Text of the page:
There’s much to dislike about the institution of tipping in this country. It transfers the responsibility for compensating employees from employers to customers, substantively removes wages from the realm of negotiation, pits employees against each other, encourages acceptance of demeaning and inappropriate behavior towards employees, and provides cover for employers to pay employees below minimum wage. That said, in a perverse variation of the collective action problem, an individual’s choice not to tip, or to tip conservatively, simply punishes the victims all over again without shifting the responsibility for compensation back to the employer. So what can we do? Well, we can start by supporting legal actions like these in Connecticut:

In the suit, filed three weeks ago in New Britain Superior Court, she charges the restaurant did not pay her or other wait staff the minimum wage for time spent performing non-service duties, thereby violating the state’s minimum wage act…”I think people aren’t aware of provisions of the law,” said Daniel S. Blinn, the attorney representing Galberth. “Restaurants have commonly taken advantage of staff by requiring them to do jobs that qualify for minimum wage and staff put up with it,” said Blinn, who has sent letters to dozens of waiters and waitresses in the state notifying them of the possible minimum wage violations. “Either they are afraid to challenge the employer or aren’t aware that they should be receiving minimum wages for the work.” Under the state act, restaurants are allowed to pay 29 percent less than the minimum wage to those who customarily receive gratuities…According to the law, employees such as waiters and waitresses are supposed to receive regular minimum hour wages of $7.10 when they perform duties outside of those associated with waiting on customers. When they do general tasks, such as setting up before a restaurant opens, cleaning after it closes, doing odd jobs such as washing dishes, cleaning bathrooms or mopping floors, the employer is to pay them minimum wage…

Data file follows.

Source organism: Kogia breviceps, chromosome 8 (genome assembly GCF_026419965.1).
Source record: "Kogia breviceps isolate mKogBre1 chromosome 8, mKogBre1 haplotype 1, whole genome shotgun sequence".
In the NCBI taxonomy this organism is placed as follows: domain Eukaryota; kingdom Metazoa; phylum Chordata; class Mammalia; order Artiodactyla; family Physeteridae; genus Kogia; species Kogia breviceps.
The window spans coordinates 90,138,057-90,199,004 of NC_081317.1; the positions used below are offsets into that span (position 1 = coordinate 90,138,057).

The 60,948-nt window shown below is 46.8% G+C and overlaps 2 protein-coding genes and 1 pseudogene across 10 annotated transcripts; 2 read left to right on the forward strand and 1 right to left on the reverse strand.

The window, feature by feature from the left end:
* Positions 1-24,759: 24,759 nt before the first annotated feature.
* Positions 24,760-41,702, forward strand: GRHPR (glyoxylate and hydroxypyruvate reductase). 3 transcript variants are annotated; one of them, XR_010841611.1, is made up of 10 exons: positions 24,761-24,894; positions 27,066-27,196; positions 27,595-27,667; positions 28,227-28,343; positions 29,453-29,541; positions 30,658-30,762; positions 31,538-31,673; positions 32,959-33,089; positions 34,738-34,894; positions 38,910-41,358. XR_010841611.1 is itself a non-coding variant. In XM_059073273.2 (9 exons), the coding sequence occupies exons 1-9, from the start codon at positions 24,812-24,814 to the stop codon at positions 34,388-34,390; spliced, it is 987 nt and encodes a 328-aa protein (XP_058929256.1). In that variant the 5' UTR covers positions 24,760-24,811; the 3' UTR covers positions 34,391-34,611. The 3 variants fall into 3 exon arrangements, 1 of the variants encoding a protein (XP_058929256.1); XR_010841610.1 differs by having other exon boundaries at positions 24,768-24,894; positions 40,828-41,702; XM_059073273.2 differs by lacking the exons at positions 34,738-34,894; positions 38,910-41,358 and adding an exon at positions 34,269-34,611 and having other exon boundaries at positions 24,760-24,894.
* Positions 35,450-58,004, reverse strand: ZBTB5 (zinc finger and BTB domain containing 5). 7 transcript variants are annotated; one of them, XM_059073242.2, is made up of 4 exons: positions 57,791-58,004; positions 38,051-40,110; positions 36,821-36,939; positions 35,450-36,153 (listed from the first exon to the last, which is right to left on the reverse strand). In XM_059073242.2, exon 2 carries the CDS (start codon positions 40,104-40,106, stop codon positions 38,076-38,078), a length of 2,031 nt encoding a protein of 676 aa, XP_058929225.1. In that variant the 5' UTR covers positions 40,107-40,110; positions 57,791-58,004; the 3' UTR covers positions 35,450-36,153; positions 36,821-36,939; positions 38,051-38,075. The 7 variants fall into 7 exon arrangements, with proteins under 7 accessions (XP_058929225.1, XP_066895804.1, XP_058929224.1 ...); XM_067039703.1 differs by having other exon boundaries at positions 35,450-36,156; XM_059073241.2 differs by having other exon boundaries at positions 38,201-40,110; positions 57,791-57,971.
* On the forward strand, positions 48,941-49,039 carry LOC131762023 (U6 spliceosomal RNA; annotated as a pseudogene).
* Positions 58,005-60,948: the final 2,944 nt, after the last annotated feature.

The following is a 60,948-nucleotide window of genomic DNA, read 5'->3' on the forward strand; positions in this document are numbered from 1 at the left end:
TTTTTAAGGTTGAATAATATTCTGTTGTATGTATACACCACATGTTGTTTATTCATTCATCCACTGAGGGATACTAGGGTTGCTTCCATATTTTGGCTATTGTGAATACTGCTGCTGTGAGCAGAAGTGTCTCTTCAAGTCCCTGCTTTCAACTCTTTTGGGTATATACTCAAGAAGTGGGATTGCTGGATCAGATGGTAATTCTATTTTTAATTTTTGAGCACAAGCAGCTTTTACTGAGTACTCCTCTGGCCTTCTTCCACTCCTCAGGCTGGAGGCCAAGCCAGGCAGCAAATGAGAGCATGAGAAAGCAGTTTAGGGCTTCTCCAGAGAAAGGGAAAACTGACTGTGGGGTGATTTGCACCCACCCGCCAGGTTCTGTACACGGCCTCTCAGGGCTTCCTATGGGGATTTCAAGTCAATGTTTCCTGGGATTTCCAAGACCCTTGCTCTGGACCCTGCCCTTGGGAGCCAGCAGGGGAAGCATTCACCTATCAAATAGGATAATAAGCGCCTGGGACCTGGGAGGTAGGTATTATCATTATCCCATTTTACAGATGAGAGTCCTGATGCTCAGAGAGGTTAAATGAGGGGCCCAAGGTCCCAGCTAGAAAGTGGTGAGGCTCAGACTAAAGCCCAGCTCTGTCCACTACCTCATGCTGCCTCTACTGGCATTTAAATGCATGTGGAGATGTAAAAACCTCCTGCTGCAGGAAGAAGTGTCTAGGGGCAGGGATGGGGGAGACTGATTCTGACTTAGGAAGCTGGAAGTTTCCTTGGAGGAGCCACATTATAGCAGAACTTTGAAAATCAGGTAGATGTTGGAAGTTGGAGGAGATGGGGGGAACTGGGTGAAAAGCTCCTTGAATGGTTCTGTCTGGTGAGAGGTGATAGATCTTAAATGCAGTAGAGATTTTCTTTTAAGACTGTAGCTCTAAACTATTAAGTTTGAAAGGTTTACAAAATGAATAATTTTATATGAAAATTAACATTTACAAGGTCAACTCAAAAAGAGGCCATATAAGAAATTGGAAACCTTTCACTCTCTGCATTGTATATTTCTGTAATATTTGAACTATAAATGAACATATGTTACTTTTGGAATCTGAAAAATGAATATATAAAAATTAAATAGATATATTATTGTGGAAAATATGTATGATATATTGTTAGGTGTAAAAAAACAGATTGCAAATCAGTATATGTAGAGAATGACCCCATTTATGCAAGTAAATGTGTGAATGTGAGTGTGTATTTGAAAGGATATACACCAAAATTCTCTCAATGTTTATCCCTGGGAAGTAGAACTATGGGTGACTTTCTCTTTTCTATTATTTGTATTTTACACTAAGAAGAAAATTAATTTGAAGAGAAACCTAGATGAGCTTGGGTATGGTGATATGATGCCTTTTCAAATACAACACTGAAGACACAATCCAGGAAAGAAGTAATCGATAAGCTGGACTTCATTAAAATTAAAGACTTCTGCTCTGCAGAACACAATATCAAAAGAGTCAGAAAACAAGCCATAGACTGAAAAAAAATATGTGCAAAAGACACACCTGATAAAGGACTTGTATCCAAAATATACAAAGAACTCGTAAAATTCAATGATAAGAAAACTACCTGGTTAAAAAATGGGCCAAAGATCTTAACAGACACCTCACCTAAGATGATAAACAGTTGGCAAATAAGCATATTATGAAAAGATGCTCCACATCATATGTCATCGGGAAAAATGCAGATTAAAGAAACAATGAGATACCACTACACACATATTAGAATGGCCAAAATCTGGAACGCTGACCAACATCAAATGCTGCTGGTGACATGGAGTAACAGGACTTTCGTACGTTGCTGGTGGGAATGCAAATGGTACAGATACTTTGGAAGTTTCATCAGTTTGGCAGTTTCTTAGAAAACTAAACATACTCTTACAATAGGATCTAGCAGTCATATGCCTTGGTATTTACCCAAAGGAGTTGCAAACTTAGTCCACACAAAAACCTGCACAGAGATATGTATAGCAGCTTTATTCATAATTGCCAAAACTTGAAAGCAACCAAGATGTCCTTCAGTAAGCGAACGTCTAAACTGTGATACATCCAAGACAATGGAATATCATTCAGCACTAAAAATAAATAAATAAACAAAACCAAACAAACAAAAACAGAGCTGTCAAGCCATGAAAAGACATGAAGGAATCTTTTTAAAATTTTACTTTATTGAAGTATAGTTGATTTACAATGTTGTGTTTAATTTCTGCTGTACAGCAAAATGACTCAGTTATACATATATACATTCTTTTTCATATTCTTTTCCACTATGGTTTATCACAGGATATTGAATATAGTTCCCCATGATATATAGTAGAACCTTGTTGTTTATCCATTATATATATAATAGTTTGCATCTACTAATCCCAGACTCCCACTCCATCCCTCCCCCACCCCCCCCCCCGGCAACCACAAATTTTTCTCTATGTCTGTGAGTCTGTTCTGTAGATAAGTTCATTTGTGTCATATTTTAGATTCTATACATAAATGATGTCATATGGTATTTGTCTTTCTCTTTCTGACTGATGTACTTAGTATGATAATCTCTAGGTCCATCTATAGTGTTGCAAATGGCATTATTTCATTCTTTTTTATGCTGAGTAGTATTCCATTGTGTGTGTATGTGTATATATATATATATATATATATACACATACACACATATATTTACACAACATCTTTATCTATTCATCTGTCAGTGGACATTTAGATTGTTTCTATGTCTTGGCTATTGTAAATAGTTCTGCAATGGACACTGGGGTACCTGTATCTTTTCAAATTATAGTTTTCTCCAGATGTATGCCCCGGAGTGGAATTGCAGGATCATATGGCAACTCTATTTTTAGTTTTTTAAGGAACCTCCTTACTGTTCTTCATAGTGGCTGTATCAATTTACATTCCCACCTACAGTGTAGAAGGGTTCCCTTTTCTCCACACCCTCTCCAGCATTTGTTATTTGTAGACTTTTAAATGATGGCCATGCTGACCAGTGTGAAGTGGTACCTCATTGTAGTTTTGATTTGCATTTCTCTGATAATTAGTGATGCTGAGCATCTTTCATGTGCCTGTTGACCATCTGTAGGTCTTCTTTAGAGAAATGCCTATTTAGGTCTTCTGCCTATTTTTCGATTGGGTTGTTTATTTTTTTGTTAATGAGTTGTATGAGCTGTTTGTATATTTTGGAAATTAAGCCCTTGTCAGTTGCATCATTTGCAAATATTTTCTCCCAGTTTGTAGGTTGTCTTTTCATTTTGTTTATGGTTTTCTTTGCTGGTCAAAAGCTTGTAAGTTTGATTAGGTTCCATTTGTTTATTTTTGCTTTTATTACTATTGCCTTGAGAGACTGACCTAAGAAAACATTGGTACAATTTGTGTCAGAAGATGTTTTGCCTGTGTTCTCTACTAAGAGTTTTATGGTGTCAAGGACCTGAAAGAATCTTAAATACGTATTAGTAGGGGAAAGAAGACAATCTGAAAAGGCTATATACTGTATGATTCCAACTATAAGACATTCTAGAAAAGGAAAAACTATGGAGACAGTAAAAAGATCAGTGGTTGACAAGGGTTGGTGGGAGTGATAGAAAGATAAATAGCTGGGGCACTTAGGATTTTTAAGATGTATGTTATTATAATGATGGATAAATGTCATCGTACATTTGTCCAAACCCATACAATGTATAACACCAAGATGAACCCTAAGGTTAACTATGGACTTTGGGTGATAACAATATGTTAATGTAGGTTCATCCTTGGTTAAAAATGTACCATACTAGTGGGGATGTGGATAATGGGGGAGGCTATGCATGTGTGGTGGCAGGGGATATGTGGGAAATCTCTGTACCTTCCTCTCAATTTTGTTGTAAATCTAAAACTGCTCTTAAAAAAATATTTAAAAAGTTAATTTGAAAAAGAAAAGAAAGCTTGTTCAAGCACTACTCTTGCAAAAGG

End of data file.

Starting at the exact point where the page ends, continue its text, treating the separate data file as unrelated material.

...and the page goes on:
Complaints have begun piling up because of a flurry of publicity over some recent complaints against Brinker International, the parent company of such chains as Macaroni Grill, On the Border and Chili’s, and a separate class action suit against the Outback restaurants chain. “I filed after they called me a liar after I showed them how much of my time I was spending on the side work,” said Michael Peruta, a Rocky Hill resident who is part of a class action suit against Outback restaurants. Peruta said he spent more than half of his time as a waiter in the Newington store cleaning tables that were not in his assigned area, sweeping floors and stocking food, all tasks that he believes qualify for the minimum hourly wage.

…Websites on the issue have begun popping up, including one by Rocky Hill resident Rhonda Dupuis, who successfully sued Brinker while she was employed as a waitress by Chili’s. Dupuis documented her work activities from late 2002 to July 2003, records she says proved that she was not properly paid for side work she was forced to do at “tip credit” scale. The increase in complaints has prompted state Sen. Edith Prague to consider new legislation to try to stop violations and get a more active response from the state labor department. “I think it is outrageous that restaurants, especially these big chains, would do this,” said Prague, a Democrat from Columbia, who is meeting with Dupuis this week. “I would suggest legislation that makes it very clear that they can only use the `tip credit’ formula for waiting tables, and nothing else,” Prague said. “I think it’s a shame we have to do this at all, although I’m not surprised at anything anymore.

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